It should have come as no surprise that these indignities and acts of violence, inflicted on honorable soldiers who were serving their country in time of war, culminated in the incident at Camp Shaw.
Two days after the “mutiny” in Jacksonville, guards escorted 15 soldiers from the 3rd USCT to the St. Mary, a Confederate side-wheel steamer that had been retrieved from a riverbed and refurbished by Union forces. The ship’s upper saloon was repurposed as a courtroom. The commander of the Union’s Florida forces, Major General John G. Foster, convened a jury that, incredibly, included some of the white officers who were tied to the debacle.
Perhaps sensing that the outcome was predetermined by racism, the black defendants waived their right to counsel and instead allowed the prosecutor, Judge Advocate A. A. Knight, to represent them as well. Knight’s nonaggressive questioning of Brower, the officer who had started the violence by shooting a black soldier, undoubtedly allowed him to escape any kind of reprimand or punishment. Shortly after Brower testified, the army hastily mustered him out and sent him home to New York.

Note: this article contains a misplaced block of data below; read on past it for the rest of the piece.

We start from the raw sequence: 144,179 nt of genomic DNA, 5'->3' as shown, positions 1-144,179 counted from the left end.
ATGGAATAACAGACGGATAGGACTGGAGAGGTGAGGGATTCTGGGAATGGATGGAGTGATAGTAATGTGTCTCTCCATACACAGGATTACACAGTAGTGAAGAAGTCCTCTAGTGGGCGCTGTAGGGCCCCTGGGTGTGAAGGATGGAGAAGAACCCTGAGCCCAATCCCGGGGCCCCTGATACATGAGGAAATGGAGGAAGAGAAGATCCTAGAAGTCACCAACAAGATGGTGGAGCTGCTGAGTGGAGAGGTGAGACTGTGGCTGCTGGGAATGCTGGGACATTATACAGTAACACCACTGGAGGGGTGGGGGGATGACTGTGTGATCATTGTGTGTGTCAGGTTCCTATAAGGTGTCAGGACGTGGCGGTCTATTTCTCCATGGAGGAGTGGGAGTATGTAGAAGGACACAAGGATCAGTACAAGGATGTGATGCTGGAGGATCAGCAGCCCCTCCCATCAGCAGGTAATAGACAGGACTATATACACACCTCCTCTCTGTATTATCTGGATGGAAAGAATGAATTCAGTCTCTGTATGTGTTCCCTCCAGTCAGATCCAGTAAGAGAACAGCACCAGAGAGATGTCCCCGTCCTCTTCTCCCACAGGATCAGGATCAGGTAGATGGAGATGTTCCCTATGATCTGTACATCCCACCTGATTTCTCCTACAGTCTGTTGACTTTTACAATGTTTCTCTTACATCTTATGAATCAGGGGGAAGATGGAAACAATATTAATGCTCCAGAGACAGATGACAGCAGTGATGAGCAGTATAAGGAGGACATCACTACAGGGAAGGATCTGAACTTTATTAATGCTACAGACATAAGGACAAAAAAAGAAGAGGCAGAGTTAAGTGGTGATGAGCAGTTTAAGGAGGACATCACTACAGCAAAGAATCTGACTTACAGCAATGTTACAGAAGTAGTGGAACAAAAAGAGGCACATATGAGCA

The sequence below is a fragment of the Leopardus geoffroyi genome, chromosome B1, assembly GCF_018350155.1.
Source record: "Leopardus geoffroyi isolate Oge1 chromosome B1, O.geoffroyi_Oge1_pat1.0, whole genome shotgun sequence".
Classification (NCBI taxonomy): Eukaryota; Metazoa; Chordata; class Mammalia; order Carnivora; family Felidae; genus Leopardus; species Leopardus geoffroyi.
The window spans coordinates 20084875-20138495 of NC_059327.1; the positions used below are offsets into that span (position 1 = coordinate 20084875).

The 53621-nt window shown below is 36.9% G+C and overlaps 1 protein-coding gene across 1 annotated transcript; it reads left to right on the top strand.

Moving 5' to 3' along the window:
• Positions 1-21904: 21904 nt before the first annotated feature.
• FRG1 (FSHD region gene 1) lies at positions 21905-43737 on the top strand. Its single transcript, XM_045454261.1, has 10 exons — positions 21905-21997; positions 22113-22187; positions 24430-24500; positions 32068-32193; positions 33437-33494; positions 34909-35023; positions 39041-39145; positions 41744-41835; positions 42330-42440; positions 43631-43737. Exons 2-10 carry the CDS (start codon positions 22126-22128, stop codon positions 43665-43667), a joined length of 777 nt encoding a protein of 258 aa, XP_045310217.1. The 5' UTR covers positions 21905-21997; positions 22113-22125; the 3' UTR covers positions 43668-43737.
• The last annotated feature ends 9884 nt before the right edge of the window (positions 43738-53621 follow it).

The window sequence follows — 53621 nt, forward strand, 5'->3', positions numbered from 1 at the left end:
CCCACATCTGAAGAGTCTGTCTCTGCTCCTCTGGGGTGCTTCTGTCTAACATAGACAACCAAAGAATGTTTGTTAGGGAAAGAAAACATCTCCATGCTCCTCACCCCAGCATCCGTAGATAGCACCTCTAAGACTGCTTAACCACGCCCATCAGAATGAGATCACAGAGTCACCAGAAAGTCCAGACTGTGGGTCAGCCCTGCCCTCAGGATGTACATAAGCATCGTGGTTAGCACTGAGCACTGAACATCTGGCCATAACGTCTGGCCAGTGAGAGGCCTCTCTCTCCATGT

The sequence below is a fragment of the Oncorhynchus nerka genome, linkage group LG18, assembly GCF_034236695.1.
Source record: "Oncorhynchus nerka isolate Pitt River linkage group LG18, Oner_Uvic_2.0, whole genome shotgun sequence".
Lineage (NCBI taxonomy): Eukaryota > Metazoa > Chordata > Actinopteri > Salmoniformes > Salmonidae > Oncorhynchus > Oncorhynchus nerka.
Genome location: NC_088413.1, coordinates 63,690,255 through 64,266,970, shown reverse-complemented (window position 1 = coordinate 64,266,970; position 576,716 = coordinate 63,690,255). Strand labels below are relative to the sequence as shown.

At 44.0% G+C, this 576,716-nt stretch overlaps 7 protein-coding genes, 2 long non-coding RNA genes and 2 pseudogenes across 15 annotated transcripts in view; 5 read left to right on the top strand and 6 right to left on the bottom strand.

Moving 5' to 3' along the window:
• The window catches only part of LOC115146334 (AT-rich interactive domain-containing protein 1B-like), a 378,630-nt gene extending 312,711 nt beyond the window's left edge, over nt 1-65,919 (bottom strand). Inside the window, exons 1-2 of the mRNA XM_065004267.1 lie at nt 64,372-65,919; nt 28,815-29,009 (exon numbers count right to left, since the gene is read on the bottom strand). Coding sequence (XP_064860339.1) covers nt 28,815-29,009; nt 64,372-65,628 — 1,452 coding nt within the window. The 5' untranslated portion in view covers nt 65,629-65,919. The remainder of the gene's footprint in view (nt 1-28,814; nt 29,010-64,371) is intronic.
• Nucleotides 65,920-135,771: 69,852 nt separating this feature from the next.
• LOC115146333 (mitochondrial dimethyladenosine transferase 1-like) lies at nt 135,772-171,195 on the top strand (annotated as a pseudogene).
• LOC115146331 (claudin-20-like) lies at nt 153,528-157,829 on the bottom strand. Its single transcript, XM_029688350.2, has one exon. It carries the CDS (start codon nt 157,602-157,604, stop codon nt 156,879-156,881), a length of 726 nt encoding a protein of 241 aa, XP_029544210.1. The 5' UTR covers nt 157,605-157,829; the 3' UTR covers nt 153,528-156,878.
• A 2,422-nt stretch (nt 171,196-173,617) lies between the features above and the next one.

In the end, all but one of the 15 defendants were convicted of various crimes. Six of them—Jacob Plowden, James Allen, David Craig, Joseph Green, Thomas Howard, and Joseph Nathaniel—were sentenced to death. The others convicted received prison sentences of up to 15 years.
Around noon on December 1, 1865, just days before they would have been mustered out of military service, the six condemned men were marched from the guardhouse at Fort Clinch in Fernandina Beach, Florida, to their place of execution. As the men walked past the crowd of spectators, Plowden saw a child and smiled. “Goodbye, my boy,” he said. Plowden had two young sons back home in Pennsylvania. He would never see them again.
The men were blindfolded and made to kneel in front of a row of caskets, with their backs to the 36-man firing squad, which came from another African-American unit, the 34th Regiment USCT. The executioners fired, and it was over.
The six men—the last servicemen to be executed for mutiny in the history of the U.S. Armed Forces—were buried in unmarked graves in the sand dunes. The site has since been swallowed by the Atlantic Ocean, just as the lives of the men of the 3rd USCT who rose up in the Jacksonville mutiny were swept away by racial animosity and injustice. In time, though, others would rise to take up the fight. MHQ
Donald Scott Sr. is the author of Camp William Penn: 1863–1865 (Schiffer Publishing, 2012).
This article appears in the Autumn 2018 issue (Vol. 31, No. 1) of MHQ—The Quarterly Journal of Military History with the headline: Cruel and Not Unusual